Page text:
If you are racing on carpet, you have to evaluate how much grip your track has. If your track is low to medium grip, you can run bigger tires. If you are on higher bite you have to cut them smaller, there is simply no way around it. Bigger tires are needed for asphalt, especially in the rear. The larger tires provide much needed lateral bite.

Carpet (mm):
Low - Medium Bite
Front: 42.0 - 42.5
Rear: 42.5 - 43.00
Medium - High Bite
Front: 40.5 - 41.0
Rear: 41.5 - 42.0
Big Race
Front: 39.5 - 40.0
Rear: 40.5 - 41.0
Asphalt (mm):
Parking Lot
Front: 43.0 - 44.0
Rear: 44.0 - 45.0
Prepped High Bite
Front: 42.0 - 43.0
Rear: 43.0 - 44.0

Tire Saucing:
Most facilities have moved towards odorless traction additives such as SXT. Some of additives evaporate very quickly and some do not. This seems to be something that is also dependent on tire compound and ambient temperature. For example, saucing a Green compound seems like it never dries, especially when tjhe temperature is lower. We have found that wiping the tires off 15 minutes before we go run allows the sauce to cure, which makes the car come in much quicker with Green rears. Blue compounds on the other hand, do fine when wiped off right before hitting the track.

Saucing half front and full rear is a good initial starting point. If the front of the car is too agressive you can sauce les than half, or for a shorter amount of time.
Tire Fuzzing:
In conditions of increasing grip, foam tires will somewtimes get sticky and pick up fuzz and debris from the track. This is highly dependent on the rubber sedan tire that is being run at your local track and the compound/ type of foam you are running on you car. The softer the sedan tire and the harder/higher rubber content in your foam tire, trouble with fuzzing seems more likely to occur.

There are ways to get around fuzzing under most conditions, and usually involves the selection of the correct foam compound. The more fuzz you get, the softer/lower rubber content you want to run.

Examples:
Problem: Car fuzzes with Lilac/Team Purple fronts and car starts pushing.
Solution: Use a softer front tire and or different family of foam. Replace it with Blue or Double Blue front.

Problem: Car loses rear bite 6 minutes into the run. Blue rear tires look almost clean but have small carpet hairs.
Solution: Use Green rear tires. The softer compound wears instead of getting sticky, minimizing fuzz.

Tire Selection:
Starting out, pick 2 tire compounds for the front and rear. The following should have you covered 99% of the time.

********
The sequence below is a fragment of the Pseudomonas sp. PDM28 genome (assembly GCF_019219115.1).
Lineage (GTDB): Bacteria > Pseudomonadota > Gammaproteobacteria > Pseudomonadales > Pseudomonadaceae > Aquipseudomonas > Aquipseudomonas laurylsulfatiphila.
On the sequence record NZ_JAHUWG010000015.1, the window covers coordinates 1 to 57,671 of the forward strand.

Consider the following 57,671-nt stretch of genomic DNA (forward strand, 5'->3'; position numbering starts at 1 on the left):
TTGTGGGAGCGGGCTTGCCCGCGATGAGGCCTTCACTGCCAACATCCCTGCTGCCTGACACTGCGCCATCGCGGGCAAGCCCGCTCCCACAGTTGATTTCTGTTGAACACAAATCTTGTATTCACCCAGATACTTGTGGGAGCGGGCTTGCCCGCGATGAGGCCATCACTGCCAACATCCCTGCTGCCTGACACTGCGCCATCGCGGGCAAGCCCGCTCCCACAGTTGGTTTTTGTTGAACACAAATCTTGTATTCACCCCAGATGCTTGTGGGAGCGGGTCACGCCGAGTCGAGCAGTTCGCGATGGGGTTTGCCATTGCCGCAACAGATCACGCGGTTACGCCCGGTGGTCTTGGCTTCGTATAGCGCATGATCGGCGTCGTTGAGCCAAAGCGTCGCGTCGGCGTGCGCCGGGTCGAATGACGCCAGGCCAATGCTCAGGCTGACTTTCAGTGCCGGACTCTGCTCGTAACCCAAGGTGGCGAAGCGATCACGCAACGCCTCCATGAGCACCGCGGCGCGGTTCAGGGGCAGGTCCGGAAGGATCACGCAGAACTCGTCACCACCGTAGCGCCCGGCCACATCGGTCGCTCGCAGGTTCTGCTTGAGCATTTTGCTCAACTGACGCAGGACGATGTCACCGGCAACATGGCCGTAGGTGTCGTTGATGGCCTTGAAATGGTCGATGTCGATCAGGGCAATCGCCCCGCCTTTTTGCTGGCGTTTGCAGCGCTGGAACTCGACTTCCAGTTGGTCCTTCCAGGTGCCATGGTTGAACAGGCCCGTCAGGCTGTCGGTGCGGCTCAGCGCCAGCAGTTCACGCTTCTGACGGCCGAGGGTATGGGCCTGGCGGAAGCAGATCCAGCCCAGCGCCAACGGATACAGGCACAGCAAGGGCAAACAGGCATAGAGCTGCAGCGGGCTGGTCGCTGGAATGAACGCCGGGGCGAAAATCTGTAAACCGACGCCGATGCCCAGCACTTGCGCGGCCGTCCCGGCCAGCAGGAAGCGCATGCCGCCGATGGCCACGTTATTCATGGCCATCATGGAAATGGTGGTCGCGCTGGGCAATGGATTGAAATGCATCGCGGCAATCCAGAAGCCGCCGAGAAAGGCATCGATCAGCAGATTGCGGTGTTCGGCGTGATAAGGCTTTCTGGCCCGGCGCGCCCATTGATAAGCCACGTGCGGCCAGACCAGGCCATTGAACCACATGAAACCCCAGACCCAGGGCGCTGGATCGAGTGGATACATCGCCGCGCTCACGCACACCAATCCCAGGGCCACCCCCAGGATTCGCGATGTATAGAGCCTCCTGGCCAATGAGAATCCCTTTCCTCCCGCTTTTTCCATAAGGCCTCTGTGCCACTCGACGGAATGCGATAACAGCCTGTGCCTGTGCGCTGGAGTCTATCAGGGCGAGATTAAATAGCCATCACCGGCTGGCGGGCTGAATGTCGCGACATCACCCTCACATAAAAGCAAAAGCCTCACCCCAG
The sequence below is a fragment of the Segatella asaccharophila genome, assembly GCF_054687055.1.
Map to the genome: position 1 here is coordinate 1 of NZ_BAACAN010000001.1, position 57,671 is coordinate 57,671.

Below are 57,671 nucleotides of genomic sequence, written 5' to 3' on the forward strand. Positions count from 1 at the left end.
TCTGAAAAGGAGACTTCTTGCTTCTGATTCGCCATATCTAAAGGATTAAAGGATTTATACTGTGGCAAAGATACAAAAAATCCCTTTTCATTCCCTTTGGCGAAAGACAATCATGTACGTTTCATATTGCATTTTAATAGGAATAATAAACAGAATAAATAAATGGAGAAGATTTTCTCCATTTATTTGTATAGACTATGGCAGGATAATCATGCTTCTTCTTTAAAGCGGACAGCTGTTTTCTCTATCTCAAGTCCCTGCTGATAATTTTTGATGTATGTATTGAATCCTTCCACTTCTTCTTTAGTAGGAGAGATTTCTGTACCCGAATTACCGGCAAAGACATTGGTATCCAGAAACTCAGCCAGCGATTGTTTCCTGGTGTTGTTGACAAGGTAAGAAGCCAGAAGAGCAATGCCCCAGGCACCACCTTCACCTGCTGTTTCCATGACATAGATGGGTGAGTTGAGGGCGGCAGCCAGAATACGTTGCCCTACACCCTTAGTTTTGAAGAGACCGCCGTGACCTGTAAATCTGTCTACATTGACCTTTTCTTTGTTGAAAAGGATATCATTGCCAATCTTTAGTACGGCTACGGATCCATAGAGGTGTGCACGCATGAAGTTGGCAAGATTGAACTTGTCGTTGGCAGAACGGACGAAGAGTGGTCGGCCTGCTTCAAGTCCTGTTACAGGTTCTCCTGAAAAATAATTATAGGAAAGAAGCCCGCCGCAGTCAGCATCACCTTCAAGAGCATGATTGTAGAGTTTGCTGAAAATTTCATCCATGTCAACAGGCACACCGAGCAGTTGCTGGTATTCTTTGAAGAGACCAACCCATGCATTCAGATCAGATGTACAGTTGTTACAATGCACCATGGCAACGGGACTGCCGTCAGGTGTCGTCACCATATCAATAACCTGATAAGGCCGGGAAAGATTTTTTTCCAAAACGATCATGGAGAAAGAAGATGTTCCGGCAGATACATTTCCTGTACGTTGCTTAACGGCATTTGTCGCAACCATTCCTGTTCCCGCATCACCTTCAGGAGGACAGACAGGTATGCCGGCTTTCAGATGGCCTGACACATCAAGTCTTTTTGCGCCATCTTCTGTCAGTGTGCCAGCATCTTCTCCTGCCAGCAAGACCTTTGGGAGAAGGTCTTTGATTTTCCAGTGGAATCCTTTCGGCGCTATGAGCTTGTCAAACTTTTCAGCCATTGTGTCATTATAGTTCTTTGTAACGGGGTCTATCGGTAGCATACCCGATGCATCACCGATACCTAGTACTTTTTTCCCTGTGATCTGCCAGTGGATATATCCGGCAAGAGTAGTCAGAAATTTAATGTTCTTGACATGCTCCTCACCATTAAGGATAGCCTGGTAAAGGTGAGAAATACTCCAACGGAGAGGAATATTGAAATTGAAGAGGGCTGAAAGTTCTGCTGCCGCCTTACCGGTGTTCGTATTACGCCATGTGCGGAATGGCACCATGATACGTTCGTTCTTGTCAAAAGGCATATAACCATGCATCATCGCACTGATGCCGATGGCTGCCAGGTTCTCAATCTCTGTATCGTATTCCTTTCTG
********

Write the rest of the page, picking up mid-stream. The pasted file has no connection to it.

Front - Green and Blue (BSR) or Green and Light Blue (JFT)
Rear - Blue and Double Blue (BSR) or Blue and Dark Blue (JFT)

You may wonder about other compounds out there and if they might be better, trust me, they probably won't be. Even if there are other tires that can be as fast, the synthetic family wears out really fast and the high natural rubber will probably fuzz on you over an 8 minute run. The blends family seems to be the most versatile foam type available today. They last awhile, and sticking to them will make your process of tire selection simpler.
Tire Charts:
BSR/CRC/Jaco



Contact



Corally



JFT (Japan Foam Tire)



Ulti



Enneti (Xceed)



ELECTRONICS:
ESC:
As of now, ROAR is staying 1S (3.7V nominal; 4.2V fully charged) for 1/12. There are many 1S ESC's with a built in BEC so nothing else is required to power the receiver and servo.

If you don't want to lock yourself into a 1S specific ESC, you do have other options! It is possible to use your 2S ESC without a booster or receiver pack, and the ESC simply supplies the lower voltage. If that does not appeal to you, you will need to use an Rx pack or booster. The Rx pack and booster will both supply the receiver with a higher voltage than the 1S pack.

If you decide to use an Rx pack, MAKE SURE TO REMOVE THE RED WIRE FROM THE ESC PLUG THAT GOES INTO THE RECEIVER!!!

If you choose to use a voltage booster, it works exactly how it sounds. Instead of plugging the ESC into the receiver, it plugs into the booster, and the booster plug goes to the ESC, supplying the higher voltage.

1S ESC:
If there are any missing please add them!!

If anyone would like a need for a chart comparing the ESC's specs PM fenton06 and I'll get one made and put in here!
Voltage Boosters:
If there are any missing please add them!
Servos:
BODIES:
Black Art (CRC - US Dist):
  • Audi R8C - BA002 - .020 Thick



  • Black Market (Mohawk 12) - BA005 - .020